A lost immigrant looks for a man outside an office building and is assaulted and stabbed by a gang of xenophobes as a crowd stands by looking on.
An unemployed furniture salesman is haunted by one of his dead creditors and a teenage boy hung by the Nazis.
Almost nothing connects these events except that they take place in the same bleak and cold city in Sweden. The only other connecting threads are the same feelings of alienation, absurdism, nihilism that pervade the entirety of Songs From the Second Floor. The first film in Roy Andersson’s so called “Living” trilogy, Songs From the Second Floor cares little about narrative structure or character development, focusing almost entirely on asking philosophical questions about what life is like for us humans who have to live it.
Aside from the pervasive existentialist themes, there are also anti-capitalist ideas throughout, specifically critiquing society’s prioritization of money over art. The previously mentioned furniture salesman frequently visits his son in a mental institution, who he claims has gone insane from writing poetry. Every time he visits, he invariably ends up shouting at him and becoming agitated at his refusal to respond and behave rationally. Ironically enough, the salesman is often the one that gets restrained by the staff there, yelling to his son, “Life is a market! It’s all about buying things you can sell with an extra zero. Everyone in the world understands that but you!” even while he is being dragged away. Indeed, there is a feeling throughout the film that much of the hopelessness and absurdity we face in modern society comes from an obsession with money. A crowd of stockbrokers move slowly through the city in the background of several scenes, flagellating themselves as they march. At a high level board meeting, a crystal ball is passed around for the executives to peer into while they wait for someone to find some very specific papers detailing some arbitrary business numbers. As if in response to this bizarre capitalistic attitude, the “insane” poet is comforted by his brother, who tells him that even if it seems that no one cares about art anymore, there are still those that do, and their time will come again.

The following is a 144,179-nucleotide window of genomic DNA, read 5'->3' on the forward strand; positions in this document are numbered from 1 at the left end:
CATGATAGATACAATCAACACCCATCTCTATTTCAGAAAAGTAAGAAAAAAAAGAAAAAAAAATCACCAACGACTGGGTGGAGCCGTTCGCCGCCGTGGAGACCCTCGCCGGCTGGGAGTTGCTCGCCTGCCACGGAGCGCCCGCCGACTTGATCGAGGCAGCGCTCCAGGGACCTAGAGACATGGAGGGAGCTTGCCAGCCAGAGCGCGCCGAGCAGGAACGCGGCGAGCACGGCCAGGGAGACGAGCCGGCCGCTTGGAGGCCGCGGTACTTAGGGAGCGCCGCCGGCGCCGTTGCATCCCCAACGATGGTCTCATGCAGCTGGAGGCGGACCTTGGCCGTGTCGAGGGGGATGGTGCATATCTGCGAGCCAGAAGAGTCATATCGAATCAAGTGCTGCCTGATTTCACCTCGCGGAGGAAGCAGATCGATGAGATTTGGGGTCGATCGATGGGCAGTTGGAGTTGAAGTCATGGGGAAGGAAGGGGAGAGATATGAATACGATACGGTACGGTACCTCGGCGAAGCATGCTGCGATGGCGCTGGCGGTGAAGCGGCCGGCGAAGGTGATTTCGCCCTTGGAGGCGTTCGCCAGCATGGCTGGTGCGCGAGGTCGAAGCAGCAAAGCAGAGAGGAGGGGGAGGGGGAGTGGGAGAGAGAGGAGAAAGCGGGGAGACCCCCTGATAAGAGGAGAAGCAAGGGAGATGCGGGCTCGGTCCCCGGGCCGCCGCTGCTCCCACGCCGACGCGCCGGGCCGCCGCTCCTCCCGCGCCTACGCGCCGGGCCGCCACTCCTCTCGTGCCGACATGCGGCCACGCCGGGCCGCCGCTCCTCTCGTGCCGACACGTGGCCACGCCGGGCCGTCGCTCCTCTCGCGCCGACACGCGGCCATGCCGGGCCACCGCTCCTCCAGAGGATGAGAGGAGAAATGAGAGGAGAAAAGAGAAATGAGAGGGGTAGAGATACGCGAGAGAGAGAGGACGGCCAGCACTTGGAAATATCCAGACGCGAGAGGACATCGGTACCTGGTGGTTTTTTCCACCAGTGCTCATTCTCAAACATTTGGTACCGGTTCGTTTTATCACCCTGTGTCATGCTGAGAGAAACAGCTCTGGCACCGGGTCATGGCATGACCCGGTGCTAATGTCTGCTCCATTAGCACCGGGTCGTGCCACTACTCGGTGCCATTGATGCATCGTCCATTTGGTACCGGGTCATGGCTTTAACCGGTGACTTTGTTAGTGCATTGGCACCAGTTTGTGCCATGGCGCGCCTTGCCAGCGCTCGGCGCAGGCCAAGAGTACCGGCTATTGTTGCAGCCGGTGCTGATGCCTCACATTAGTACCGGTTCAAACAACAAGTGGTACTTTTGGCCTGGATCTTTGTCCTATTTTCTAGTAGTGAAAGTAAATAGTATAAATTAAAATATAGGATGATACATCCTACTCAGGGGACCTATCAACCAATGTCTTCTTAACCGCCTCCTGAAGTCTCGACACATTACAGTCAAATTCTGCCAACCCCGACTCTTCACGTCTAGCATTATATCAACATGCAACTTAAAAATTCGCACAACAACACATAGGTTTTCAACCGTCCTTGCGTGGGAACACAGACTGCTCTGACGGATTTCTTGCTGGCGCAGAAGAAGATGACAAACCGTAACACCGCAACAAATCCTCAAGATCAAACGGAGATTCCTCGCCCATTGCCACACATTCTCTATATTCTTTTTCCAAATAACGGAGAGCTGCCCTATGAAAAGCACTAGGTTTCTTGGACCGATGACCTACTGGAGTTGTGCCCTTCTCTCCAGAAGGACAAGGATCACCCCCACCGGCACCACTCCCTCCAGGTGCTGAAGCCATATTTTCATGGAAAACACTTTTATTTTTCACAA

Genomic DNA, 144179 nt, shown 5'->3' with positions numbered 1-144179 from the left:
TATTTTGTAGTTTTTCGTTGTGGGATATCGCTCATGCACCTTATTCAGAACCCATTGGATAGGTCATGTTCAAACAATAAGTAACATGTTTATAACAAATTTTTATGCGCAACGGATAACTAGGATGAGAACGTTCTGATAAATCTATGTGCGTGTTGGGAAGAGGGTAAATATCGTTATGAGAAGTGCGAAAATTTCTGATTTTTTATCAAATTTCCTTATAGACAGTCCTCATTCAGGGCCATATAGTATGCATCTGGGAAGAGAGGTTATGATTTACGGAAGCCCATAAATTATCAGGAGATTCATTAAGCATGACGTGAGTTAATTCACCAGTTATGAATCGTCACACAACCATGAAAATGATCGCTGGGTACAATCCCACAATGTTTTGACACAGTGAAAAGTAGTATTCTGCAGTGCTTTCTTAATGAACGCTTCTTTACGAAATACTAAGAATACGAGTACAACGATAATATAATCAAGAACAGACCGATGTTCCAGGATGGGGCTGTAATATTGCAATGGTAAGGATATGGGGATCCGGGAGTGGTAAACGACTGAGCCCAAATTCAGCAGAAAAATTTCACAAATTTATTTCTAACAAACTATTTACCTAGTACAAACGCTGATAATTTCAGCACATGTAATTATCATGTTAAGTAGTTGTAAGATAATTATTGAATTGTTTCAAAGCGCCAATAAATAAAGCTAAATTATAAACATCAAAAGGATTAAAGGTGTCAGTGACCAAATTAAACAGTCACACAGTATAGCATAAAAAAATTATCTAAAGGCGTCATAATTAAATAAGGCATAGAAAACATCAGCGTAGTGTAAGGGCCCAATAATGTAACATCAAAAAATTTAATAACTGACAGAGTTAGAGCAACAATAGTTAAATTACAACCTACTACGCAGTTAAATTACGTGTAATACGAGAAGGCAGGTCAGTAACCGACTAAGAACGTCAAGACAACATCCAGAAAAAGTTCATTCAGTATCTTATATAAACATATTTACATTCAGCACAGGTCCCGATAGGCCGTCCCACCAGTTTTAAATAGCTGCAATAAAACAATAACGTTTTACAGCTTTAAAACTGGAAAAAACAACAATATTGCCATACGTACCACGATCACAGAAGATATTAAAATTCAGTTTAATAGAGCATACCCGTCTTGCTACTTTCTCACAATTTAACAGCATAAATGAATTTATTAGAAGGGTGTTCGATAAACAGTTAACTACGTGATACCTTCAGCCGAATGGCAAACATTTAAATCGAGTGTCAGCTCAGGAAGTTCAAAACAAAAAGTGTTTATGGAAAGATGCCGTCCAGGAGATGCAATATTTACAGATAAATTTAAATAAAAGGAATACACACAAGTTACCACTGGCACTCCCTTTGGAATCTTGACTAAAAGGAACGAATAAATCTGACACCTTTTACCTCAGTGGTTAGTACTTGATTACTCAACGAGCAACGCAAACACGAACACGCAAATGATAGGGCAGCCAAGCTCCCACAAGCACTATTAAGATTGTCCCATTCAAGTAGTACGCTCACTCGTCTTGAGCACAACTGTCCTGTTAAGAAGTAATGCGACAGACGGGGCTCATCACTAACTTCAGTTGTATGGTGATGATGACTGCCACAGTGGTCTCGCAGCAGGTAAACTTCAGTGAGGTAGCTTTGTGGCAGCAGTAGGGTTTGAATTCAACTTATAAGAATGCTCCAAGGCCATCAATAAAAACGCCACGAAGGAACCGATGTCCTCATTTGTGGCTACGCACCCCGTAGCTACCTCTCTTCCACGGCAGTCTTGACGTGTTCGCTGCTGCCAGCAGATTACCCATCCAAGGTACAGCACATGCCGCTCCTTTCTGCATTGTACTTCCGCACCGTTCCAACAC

Although he is never explicitly mentioned in the film, the work of Peruvian poet César Vallejo is present throughout and highly influential, with Songs From the Second Floor even being described by IMDb as “A film poem inspired by... César Vallejo”. The movie opens to a quote by him, “Beloved are the ones who sit”, a quote which is then repeated several times in the film along with several of his quotes. Although the context of his quotes may change their meaning, they seem most often to be used in Songs From the Second Floor to celebrate the ordinary and the mundane, the everyday pains that humans face. Taking a certain sense of pride in experiences such as catching your finger in a door or having a torn shoe in the rain has a rebellious effect. By turning the sufferer into someone beloved, by experiencing a satisfaction in pain, life’s existential torture is transformed into an experience worth having.
Old age and time also continually recur as themes. Almost every character in this film is old, or at least middle-aged. The one child that is shown gets ritually sacrificed for the benefit of a crowd of seniors. A speechwriter talks about a general who is celebrating his 100th birthday, for which he has written a speech. “Life is time, and time is a stretch of road. That makes life a journey. Tradition is our map”, he tells his taxi driver. The general who has lived for so long and collected so much wisdom and experience is supposed to be a guiding force for those younger than him. In truth however, he is a senile old man trapped in his bed. Whatever wisdom he once had is now long gone. As sure as we are that our life is made stable and safe by our traditions, that we know what we’re doing, the reality that Songs From the Second Floor tries to convey is that we are on a journey with no map.
To be sure, this is another film that is not for everyone. Songs From the Second Floor is idiosyncratic and confusing at times. The pacing can feel slow for someone expecting a normal three act structure. It shows the ugliness and pain rampant in our lives, without the happiness that goes with it. It is however, more accessible than other highly conceptual movies due to its bite-sized vignette structure and short runtime. Someone seeking to begin exploring the world of “art films” would find a good starting place in this film.